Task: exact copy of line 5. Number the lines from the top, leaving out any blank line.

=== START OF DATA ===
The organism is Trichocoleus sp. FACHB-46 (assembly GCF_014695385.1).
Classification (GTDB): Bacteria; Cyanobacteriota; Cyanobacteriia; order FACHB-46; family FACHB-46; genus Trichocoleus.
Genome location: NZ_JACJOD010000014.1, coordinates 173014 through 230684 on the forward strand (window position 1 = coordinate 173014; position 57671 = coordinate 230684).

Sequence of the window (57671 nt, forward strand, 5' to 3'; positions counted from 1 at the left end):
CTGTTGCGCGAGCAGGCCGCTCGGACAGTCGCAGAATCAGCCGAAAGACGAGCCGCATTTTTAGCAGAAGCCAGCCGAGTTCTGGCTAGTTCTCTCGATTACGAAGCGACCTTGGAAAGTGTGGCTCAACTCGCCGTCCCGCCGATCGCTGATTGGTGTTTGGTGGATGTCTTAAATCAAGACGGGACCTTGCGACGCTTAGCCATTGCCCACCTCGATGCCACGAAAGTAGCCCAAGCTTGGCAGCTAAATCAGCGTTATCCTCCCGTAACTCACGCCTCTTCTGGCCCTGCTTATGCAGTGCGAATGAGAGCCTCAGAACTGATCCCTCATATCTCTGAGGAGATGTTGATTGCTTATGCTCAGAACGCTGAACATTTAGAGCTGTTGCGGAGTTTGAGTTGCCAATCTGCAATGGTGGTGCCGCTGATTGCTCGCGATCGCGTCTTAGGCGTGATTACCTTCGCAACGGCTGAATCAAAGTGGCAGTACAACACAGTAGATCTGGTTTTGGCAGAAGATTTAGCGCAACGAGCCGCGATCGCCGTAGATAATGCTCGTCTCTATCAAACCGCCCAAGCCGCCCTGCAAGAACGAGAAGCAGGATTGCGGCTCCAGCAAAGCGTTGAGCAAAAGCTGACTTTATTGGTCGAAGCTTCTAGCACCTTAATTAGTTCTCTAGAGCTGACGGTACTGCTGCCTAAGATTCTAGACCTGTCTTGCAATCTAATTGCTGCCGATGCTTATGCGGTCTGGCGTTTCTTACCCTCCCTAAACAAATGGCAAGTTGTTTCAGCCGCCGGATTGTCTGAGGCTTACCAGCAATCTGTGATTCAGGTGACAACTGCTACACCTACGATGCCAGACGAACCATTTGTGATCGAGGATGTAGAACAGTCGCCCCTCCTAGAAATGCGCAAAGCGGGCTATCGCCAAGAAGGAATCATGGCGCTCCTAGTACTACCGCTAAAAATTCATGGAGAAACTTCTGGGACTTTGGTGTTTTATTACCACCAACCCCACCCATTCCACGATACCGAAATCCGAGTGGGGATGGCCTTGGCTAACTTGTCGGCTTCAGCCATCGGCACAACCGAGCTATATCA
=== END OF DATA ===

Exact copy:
CTGTTGCGCGAGCAGGCCGCTCGGACAGTCGCAGAATCAGCCGAAAGACGAGCCGCATTTTTAGCAGAAGCCAGCCGAGTTCTGGCTAGTTCTCTCGATTACGAAGCGACCTTGGAAAGTGTGGCTCAACTCGCCGTCCCGCCGATCGCTGATTGGTGTTTGGTGGATGTCTTAAATCAAGACGGGACCTTGCGACGCTTAGCCATTGCCCACCTCGATGCCACGAAAGTAGCCCAAGCTTGGCAGCTAAATCAGCGTTATCCTCCCGTAACTCACGCCTCTTCTGGCCCTGCTTATGCAGTGCGAATGAGAGCCTCAGAACTGATCCCTCATATCTCTGAGGAGATGTTGATTGCTTATGCTCAGAACGCTGAACATTTAGAGCTGTTGCGGAGTTTGAGTTGCCAATCTGCAATGGTGGTGCCGCTGATTGCTCGCGATCGCGTCTTAGGCGTGATTACCTTCGCAACGGCTGAATCAAAGTGGCAGTACAACACAGTAGATCTGGTTTTGGCAGAAGATTTAGCGCAACGAGCCGCGATCGCCGTAGATAATGCTCGTCTCTATCAAACCGCCCAAGCCGCCCTGCAAGAACGAGAAGCAGGATTGCGGCTCCAGCAAAGCGTTGAGCAAAAGCTGACTTTATTGGTCGAAGCTTCTAGCACCTTAATTAGTTCTCTAGAGCTGACGGTACTGCTGCCTAAGATTCTAGACCTGTCTTGCAATCTAATTGCTGCCGATGCTTATGCGGTCTGGCGTTTCTTACCCTCCCTAAACAAATGGCAAGTTGTTTCAGCCGCCGGATTGTCTGAGGCTTACCAGCAATCTGTGATTCAGGTGACAACTGCTACACCTACGATGCCAGACGAACCATTTGTGATCGAGGATGTAGAACAGTCGCCCCTCCTAGAAATGCGCAAAGCGGGCTATCGCCAAGAAGGAATCATGGCGCTCCTAGTACTACCGCTAAAAATTCATGGAGAAACTTCTGGGACTTTGGTGTTTTATTACCACCAACCCCACCCATTCCACGATACCGAAATCCGAGTGGGGATGGCCTTGGCTAACTTGTCGGCTTCAGCCATCGGCACAACCGAGCTATATCA